To meet the perennial shortfall of pulses, India on Friday sought the cooperation of BRICS nations to grow the crop in member-nations which would also help in improving their soil fertility and ameliorating malnutrition.
"India would like to seek cooperation from member countries in helping to meet our production shortfall in crops like pulses and oilseeds," Agriculture Minister Radha Mohan Singh said, while addressing the 6th meet of BRICS Agriculture Ministers here.
The minister also endorsed scrapping of agri-export subsidies, as agreed at WTO's ministerial meeting at Nairobi.
A joint declaration issued at the end of meeting also accepted India's position. "We acknowledge the importance of the multilateral trade system as a means of promoting global trade. In this context, we welcome the outcomes of the WTO 10th ministerial conference at Nairobi in December 2015, especially as regards the elimination of agricultural export subsidies," the declaration said.
The BRICS bloc said it recognised "the importance of the conclusion of the Trade Facilitation Agreement (TFA) ratification process for perishable food trade."
At the Nairobi meeting, the WTO members had agreed on a timeline for elimination of export subsidies, while at the Bali ministerial meeting in December 2013, the members had agreed on TFA for removing trade barriers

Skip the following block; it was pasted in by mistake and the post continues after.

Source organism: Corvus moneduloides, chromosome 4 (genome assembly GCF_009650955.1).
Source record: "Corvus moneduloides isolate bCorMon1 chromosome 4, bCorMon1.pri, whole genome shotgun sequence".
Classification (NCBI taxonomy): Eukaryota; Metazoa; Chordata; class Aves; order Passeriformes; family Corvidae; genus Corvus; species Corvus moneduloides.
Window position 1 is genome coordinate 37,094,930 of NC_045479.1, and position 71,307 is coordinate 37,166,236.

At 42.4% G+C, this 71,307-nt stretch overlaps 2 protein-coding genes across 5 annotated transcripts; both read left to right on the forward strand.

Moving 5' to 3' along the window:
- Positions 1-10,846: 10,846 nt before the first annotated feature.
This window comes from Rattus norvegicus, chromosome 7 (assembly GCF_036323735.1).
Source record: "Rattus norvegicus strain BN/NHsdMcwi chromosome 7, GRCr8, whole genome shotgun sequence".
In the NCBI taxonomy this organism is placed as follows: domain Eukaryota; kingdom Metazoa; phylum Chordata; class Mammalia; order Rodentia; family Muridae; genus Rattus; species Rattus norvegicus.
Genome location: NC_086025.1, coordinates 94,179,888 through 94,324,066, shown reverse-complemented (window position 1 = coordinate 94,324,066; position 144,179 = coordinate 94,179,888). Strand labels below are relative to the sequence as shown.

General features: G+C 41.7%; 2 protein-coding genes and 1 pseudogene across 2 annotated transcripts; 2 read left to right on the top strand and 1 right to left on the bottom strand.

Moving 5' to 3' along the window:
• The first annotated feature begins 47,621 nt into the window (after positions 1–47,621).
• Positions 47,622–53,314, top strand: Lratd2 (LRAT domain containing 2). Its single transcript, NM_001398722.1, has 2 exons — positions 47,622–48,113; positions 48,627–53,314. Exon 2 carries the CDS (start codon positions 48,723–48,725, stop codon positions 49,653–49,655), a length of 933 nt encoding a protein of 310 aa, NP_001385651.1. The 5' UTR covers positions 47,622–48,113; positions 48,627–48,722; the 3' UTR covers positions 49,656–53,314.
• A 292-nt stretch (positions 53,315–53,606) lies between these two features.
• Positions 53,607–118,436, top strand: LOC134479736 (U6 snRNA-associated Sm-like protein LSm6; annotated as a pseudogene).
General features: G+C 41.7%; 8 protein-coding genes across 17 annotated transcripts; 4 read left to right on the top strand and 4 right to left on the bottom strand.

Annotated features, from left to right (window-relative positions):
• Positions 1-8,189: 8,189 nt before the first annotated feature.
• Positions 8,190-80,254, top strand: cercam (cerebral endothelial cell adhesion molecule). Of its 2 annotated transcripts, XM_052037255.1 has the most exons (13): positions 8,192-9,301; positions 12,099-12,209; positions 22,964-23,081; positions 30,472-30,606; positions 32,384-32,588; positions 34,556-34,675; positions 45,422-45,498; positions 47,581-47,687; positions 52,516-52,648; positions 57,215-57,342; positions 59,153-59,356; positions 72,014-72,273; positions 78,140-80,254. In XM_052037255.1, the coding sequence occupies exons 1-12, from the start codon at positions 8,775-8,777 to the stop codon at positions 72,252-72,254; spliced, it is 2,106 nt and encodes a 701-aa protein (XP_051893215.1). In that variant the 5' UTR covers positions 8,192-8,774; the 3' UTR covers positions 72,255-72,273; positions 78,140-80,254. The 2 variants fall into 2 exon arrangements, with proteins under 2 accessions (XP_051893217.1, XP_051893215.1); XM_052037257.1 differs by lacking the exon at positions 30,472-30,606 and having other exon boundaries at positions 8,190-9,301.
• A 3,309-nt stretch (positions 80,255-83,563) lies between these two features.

This will offer business opportunities for other BRICS countries, which could be tapped through innovative models such as contract farming, leasing surplus land as well as through stepped up production and conventional trade to meet India's requirements, he said.
Meanwhile, stating that BRICS have ample scope of cooperation in agriculture trade, Agriculture Minister Radha Mohan Singh Singh said: "We should work together to enhance trade among our countries by resolving market access issues through suitable institutional mechanisms." He also said India was encouraging higher investment in agriculture both by public and private sectors.
India has a huge supply-demand gap in pulses and edible oils and depends heavily on imports. The widening gap in pulses' production due to drought in the last two years had put pressure on retail prices, prompting the government to take various steps to boost domestic supply.